Over There: Living with the U. S. Military Empire from World War Two to the Present

Overview

Over There explores the social impact of America’s global network of more than 700 military bases. It does so by examining interactions between U.S. soldiers and members of host communities in the three locations—South Korea, Japan and Okinawa, and West Germany—where more than-two thirds of American overseas bases and troops have been concentrated for the past six decades. The essays in this collection highlight the role of cultural and racial assumptions in the maintenance of the American military base system, ...

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Over There: Living with the U.S. Military Empire from World War Two to the Present

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Overview

Over There explores the social impact of America’s global network of more than 700 military bases. It does so by examining interactions between U.S. soldiers and members of host communities in the three locations—South Korea, Japan and Okinawa, and West Germany—where more than-two thirds of American overseas bases and troops have been concentrated for the past six decades. The essays in this collection highlight the role of cultural and racial assumptions in the maintenance of the American military base system, and the ways that civil-military relations play out locally. Describing how political, spatial, and social arrangements shape relations between American garrisons and surrounding communities, they emphasize such factors as whether military bases are located in democratic nations or in authoritarian countries where cooperation with dictatorial regimes fuels resentment; whether bases are integrated into neighboring communities or isolated and surrounded by “camp towns” wholly dependent on their business; and whether the United States sends single soldiers without families on one-year tours of duty or soldiers who bring their families and serve longer tours. Analyzing the implications of these and other situations, the contributors address U.S. military–regulated relations between GIs and local women; the roles of American women, including military wives, abroad; local resistance to the U.S. military presence; and racism, sexism, and homophobia within the U.S. military. Over There is an essential examination of the American military as a global and transnational phenomenon.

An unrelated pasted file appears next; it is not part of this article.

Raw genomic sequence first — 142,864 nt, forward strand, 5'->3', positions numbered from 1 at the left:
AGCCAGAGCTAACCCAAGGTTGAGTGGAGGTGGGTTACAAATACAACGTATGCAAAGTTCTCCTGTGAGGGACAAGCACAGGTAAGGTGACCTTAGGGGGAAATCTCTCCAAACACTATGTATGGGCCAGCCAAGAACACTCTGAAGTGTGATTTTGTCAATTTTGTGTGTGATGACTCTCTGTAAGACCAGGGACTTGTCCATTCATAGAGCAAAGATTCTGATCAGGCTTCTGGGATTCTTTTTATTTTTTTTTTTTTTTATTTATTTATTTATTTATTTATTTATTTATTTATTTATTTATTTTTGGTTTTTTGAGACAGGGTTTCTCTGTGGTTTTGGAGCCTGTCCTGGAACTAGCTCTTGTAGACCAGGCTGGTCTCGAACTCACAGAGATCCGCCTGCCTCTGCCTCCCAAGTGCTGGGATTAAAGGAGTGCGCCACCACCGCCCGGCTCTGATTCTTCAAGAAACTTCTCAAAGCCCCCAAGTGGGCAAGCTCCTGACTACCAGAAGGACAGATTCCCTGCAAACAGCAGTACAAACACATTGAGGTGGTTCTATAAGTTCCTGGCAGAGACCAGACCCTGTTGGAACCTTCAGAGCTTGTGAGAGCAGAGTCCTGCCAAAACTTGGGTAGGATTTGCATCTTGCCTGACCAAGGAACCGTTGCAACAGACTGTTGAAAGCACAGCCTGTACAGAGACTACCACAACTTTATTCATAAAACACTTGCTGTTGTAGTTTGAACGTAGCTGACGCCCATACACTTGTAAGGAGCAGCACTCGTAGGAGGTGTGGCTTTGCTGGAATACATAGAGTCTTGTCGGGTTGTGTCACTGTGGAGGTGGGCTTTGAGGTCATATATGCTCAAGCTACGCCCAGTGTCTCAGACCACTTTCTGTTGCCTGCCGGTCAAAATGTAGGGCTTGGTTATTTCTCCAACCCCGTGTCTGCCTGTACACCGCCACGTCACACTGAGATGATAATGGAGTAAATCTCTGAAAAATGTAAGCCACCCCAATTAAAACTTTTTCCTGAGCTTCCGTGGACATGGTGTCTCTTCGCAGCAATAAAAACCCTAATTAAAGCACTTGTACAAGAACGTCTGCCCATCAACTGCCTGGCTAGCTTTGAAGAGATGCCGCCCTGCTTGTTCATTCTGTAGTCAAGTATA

Contributors Donna Alvah Chris Ames Jeff Bennett Maria Höhn Seungsook Moon Christopher Nelson Robin Riley Michiko Takeuchi

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Editorial Reviews

From the Publisher
“[T]his is an important contribution to the study of empires, especially US imperialism. Highly recommended. All levels/libraries.” - G. B. Osborne, Choice

Over There provides us with an important analytic framework and reminds us that commanding officers must respond to and manage the real human needs of all those who come in contact with American military institutions. How this is done tells us much about the nature of U.S. power.” - John Willoughby, Journal of Military History

“. . . [T]his is a tremendously valuable book, brimming with new information and unique insights. All students of the global American military presence from World War II through the present will want to consult its essays. One hopes the authors will continue and expand upon their work in this burgeoning and interdisciplinaryfriendly field, and inspire others to follow their lead.” - Michael Cullen Green, Pacific Affairs

“Maria Höhn and Seungsook Moon’s edited volume, Over There, presents valuable new scholarship on the local politics and gendered relations that constitute and undergird this vast military empire. ...the collection contains valuable essays on gender, race, class, and the U.S. military. It successfully positions U.S. military bases as key sites of U.S. empire and challenges scholars to work comparatively and recognize variation as they document the history of U.S. military bases abroad.” - Jana K. Lipman, Journal of American History

“This book gives a nuanced analysis of the power relations of the American empire and militarised masculinity within it... It is ... a most enlightening comparative overview of the impact of American military bases in the three most important host countries of the US military empire.” - Trond Ove Tøllefsen, European Review of History